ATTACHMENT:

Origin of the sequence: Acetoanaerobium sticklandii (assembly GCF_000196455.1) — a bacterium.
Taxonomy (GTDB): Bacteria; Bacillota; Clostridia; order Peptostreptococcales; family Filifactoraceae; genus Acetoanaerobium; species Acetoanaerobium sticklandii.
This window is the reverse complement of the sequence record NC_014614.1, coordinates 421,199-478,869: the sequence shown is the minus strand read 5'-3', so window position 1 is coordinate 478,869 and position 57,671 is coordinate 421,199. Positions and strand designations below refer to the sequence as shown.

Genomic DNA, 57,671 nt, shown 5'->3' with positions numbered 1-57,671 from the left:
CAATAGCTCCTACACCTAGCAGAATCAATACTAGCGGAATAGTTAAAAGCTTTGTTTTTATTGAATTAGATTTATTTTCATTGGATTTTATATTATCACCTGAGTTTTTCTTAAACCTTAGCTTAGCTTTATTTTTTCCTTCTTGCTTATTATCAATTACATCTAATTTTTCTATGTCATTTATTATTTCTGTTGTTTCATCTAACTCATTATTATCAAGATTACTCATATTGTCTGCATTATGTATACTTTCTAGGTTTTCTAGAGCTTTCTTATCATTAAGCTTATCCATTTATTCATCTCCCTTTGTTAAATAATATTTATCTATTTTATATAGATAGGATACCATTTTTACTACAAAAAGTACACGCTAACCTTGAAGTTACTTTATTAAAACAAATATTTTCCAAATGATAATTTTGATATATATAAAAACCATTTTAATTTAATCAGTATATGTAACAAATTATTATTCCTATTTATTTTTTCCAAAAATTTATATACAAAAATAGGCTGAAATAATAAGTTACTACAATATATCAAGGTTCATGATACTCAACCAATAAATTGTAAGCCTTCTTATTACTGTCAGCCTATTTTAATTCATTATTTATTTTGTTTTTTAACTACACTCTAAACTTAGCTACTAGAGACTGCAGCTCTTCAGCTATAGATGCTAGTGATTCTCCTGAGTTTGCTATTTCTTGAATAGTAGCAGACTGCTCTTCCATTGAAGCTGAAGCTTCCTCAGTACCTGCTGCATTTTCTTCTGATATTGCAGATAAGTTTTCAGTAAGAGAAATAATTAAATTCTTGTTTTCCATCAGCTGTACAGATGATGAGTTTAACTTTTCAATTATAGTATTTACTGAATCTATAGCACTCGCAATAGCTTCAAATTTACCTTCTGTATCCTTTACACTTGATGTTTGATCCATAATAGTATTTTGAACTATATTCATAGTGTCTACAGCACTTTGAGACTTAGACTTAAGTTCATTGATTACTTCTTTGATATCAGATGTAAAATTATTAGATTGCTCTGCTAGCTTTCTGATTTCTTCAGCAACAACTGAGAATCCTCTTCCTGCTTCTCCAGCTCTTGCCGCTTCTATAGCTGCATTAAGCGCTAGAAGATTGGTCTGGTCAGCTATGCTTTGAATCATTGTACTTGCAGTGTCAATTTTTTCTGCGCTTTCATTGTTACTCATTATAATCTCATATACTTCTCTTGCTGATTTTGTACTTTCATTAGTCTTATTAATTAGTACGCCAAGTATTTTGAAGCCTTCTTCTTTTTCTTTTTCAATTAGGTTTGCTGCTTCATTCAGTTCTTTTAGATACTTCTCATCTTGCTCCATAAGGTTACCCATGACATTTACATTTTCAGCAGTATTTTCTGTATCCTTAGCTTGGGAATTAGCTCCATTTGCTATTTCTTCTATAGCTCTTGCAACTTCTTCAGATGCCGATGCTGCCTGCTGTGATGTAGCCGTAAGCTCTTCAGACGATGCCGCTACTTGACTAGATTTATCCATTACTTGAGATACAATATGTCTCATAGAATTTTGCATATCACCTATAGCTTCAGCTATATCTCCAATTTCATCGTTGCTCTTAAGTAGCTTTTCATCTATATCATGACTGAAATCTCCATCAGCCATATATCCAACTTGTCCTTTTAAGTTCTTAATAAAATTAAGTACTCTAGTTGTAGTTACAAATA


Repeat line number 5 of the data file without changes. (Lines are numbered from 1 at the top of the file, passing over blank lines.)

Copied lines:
CAATAGCTCCTACACCTAGCAGAATCAATACTAGCGGAATAGTTAAAAGCTTTGTTTTTATTGAATTAGATTTATTTTCATTGGATTTTATATTATCACCTGAGTTTTTCTTAAACCTTAGCTTAGCTTTATTTTTTCCTTCTTGCTTATTATCAATTACATCTAATTTTTCTATGTCATTTATTATTTCTGTTGTTTCATCTAACTCATTATTATCAAGATTACTCATATTGTCTGCATTATGTATACTTTCTAGGTTTTCTAGAGCTTTCTTATCATTAAGCTTATCCATTTATTCATCTCCCTTTGTTAAATAATATTTATCTATTTTATATAGATAGGATACCATTTTTACTACAAAAAGTACACGCTAACCTTGAAGTTACTTTATTAAAACAAATATTTTCCAAATGATAATTTTGATATATATAAAAACCATTTTAATTTAATCAGTATATGTAACAAATTATTATTCCTATTTATTTTTTCCAAAAATTTATATACAAAAATAGGCTGAAATAATAAGTTACTACAATATATCAAGGTTCATGATACTCAACCAATAAATTGTAAGCCTTCTTATTACTGTCAGCCTATTTTAATTCATTATTTATTTTGTTTTTTAACTACACTCTAAACTTAGCTACTAGAGACTGCAGCTCTTCAGCTATAGATGCTAGTGATTCTCCTGAGTTTGCTATTTCTTGAATAGTAGCAGACTGCTCTTCCATTGAAGCTGAAGCTTCCTCAGTACCTGCTGCATTTTCTTCTGATATTGCAGATAAGTTTTCAGTAAGAGAAATAATTAAATTCTTGTTTTCCATCAGCTGTACAGATGATGAGTTTAACTTTTCAATTATAGTATTTACTGAATCTATAGCACTCGCAATAGCTTCAAATTTACCTTCTGTATCCTTTACACTTGATGTTTGATCCATAATAGTATTTTGAACTATATTCATAGTGTCTACAGCACTTTGAGACTTAGACTTAAGTTCATTGATTACTTCTTTGATATCAGATGTAAAATTATTAGATTGCTCTGCTAGCTTTCTGATTTCTTCAGCAACAACTGAGAATCCTCTTCCTGCTTCTCCAGCTCTTGCCGCTTCTATAGCTGCATTAAGCGCTAGAAGATTGGTCTGGTCAGCTATGCTTTGAATCATTGTACTTGCAGTGTCAATTTTTTCTGCGCTTTCATTGTTACTCATTATAATCTCATATACTTCTCTTGCTGATTTTGTACTTTCATTAGTCTTATTAATTAGTACGCCAAGTATTTTGAAGCCTTCTTCTTTTTCTTTTTCAATTAGGTTTGCTGCTTCATTCAGTTCTTTTAGATACTTCTCATCTTGCTCCATAAGGTTACCCATGACATTTACATTTTCAGCAGTATTTTCTGTATCCTTAGCTTGGGAATTAGCTCCATTTGCTATTTCTTCTATAGCTCTTGCAACTTCTTCAGATGCCGATGCTGCCTGCTGTGATGTAGCCGTAAGCTCTTCAGACGATGCCGCTACTTGACTAGATTTATCCATTACTTGAGATACAATATGTCTCATAGAATTTTGCATATCACCTATAGCTTCAGCTATATCTCCAATTTCATCGTTGCTCTTAAGTAGCTTTTCATCTATATCATGACTGAAATCTCCATCAGCCATATATCCAACTTGTCCTTTTAAGTTCTTAATAAAATTAAGTACTCTAGTTGTAGTTACAAATA